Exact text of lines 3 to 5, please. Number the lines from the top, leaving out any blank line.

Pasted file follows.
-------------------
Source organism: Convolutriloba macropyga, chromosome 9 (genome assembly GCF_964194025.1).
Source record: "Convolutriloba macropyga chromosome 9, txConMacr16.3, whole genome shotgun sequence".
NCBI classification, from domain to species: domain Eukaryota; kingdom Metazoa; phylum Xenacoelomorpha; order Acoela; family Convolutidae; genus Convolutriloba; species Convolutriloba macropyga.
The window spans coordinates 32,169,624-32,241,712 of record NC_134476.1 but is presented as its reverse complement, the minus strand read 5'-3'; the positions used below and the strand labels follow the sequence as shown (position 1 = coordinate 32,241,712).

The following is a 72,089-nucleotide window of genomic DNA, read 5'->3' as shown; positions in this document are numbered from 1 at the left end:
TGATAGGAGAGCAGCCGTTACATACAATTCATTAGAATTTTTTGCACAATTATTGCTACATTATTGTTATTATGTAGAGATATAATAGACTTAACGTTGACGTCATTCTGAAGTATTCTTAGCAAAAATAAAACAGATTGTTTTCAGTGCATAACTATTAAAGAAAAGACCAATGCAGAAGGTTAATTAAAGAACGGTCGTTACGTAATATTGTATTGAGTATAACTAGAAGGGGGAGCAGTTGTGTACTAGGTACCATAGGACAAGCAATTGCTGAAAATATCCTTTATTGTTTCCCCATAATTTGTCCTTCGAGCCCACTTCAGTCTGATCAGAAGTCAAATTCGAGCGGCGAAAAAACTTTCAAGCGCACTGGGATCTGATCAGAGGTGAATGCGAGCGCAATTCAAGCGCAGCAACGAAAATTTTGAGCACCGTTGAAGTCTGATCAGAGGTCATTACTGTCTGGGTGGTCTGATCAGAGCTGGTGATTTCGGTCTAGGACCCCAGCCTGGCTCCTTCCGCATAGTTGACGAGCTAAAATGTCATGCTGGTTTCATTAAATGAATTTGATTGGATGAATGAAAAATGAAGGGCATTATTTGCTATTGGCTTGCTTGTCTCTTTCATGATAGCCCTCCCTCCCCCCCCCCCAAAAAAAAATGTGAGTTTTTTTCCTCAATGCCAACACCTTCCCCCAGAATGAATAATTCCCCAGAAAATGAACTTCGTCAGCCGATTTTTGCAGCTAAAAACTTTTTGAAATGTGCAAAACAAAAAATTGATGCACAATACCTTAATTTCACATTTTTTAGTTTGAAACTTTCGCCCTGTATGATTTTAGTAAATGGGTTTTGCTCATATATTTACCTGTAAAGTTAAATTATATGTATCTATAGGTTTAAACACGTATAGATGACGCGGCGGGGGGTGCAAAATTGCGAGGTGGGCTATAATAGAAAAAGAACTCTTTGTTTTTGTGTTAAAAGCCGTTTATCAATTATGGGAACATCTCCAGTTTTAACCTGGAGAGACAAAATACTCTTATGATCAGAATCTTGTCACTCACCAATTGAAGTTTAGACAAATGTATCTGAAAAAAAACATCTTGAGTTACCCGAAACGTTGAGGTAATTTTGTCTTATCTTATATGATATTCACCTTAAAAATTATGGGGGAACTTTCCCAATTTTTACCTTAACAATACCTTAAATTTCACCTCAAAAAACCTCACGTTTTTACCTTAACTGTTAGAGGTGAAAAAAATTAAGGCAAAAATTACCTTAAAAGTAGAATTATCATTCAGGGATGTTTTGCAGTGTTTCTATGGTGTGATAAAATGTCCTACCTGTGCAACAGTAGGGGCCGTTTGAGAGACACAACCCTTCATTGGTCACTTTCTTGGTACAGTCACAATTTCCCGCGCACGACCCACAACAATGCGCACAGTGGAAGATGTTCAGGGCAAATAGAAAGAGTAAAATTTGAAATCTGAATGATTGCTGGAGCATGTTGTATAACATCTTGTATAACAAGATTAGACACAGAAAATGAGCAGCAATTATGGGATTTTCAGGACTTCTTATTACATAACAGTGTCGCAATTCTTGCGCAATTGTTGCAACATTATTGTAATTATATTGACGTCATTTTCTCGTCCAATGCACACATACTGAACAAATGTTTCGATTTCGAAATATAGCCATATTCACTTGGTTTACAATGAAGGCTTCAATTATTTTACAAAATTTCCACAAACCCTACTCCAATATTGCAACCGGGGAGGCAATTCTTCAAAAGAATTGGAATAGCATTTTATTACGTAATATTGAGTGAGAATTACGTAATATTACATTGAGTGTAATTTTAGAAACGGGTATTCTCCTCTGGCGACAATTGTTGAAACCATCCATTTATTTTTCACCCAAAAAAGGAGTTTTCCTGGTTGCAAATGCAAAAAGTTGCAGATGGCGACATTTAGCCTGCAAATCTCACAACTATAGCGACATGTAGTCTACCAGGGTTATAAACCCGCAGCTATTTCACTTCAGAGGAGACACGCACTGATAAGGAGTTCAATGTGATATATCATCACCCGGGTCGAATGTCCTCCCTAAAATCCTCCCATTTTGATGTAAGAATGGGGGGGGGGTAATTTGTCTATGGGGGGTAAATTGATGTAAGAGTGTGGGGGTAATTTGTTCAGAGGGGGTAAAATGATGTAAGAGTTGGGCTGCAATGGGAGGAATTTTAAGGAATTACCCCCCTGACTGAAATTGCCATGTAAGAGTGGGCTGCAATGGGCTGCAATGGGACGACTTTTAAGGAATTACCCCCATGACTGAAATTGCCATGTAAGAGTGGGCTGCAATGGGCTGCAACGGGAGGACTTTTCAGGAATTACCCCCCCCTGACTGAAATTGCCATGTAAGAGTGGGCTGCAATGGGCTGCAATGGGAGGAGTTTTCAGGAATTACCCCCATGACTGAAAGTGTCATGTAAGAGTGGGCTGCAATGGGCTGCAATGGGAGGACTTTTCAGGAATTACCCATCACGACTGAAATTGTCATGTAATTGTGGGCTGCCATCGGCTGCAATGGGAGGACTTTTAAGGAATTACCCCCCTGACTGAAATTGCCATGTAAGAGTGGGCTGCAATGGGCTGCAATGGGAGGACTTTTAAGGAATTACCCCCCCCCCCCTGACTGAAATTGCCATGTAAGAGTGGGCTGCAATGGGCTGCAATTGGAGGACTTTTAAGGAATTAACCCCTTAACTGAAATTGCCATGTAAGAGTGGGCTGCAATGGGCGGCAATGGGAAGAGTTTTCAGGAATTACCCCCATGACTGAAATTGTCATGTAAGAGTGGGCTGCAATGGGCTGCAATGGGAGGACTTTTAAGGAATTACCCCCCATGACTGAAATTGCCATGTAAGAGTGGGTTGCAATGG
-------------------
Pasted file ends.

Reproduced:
NCBI classification, from domain to species: domain Eukaryota; kingdom Metazoa; phylum Xenacoelomorpha; order Acoela; family Convolutidae; genus Convolutriloba; species Convolutriloba macropyga.
The window spans coordinates 32,169,624-32,241,712 of record NC_134476.1 but is presented as its reverse complement, the minus strand read 5'-3'; the positions used below and the strand labels follow the sequence as shown (position 1 = coordinate 32,241,712).

The following is a 72,089-nucleotide window of genomic DNA, read 5'->3' as shown; positions in this document are numbered from 1 at the left end: